Andrew Cuomo may no longer be governor of New York, but officials in Albany are still covering up key facts about his deadly pandemic policies. The same is true in Michigan, where state officials are hiding important details about similarly dangerous measures enacted by Gov. Gretchen Whitmer. More than 18 months into the Covid-19 pandemic, New York and Michigan are stonewalling attempts to shine light on the actions of these leaders, leaving the public in both states in the dark and making accountability much harder.
Our organizations have led the charge in New York and Michigan to ensure transparency regarding our governors’ pandemic policies and their effects. The Empire Center filed a Freedom of Information Law request with the Health Department in August 2020 seeking details on the Cuomo administration’s directive that nursing homes accept patients hospitalized with Covid-19. In February, a state judge ruled the agency had to turn over data, which led to initial and widely reported findings by the Empire Center that Mr. Cuomo was deliberately hiding the number of nursing home deaths.
That discovery was a victory for transparency, yet it was far from complete. While the Empire Center has requested 62 data sets, only five have been released. Several of those requests were denied, including one on Aug. 23, during Mr. Cuomo’s final hours in office. Newly installed Gov. Kathy Hochul admitted the next day that the death toll in nursing homes was nearly 55,400—12,000 deaths more than previously admitted—yet the underlying data are still hidden from view. Why is the state releasing information in drips? More important, what’s in the data that New York refuses to release?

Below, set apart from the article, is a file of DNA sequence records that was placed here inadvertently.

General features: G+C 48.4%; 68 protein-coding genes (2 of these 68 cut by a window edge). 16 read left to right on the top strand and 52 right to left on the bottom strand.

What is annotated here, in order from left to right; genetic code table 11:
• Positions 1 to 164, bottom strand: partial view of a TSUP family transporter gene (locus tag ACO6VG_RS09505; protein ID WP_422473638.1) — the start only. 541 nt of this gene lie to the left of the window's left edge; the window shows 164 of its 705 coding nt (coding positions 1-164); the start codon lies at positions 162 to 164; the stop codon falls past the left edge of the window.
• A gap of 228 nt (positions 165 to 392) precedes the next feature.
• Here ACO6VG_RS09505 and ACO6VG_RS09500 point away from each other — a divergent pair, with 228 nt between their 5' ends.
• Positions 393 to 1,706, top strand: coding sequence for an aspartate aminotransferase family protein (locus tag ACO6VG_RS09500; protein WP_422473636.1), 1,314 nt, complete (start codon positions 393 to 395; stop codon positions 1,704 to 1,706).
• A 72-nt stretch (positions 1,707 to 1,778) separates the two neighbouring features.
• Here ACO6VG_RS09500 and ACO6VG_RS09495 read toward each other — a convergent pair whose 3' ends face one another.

A similar story is playing out in Michigan, where Ms. Whitmer issued a nursing home policy similar to New York’s in April 2020. Journalist Charlie LeDuff submitted a Freedom of Information Act request to the state Health and Human Services Department in January. He also sought details on the connection between Gov. Whitmer’s policies and deaths at nursing homes and other long-term care facilities. When his request was denied, the Mackinac Center filed a lawsuit on his behalf.
Mr. LeDuff ultimately settled with the Michigan HHS, which agreed to release some information. Yet the data released in May contained more questions than answers. Ms. Whitmer maintains that roughly 5,700 people died from Covid in Michigan nursing homes and other long-term-care facilities. Our best guess, based on analysis of the limited data they released, would put the number closer to 9,000. The Mackinac Center asked for more information that would enable an independent analysis of Covid-19 deaths, but that request was refused this month.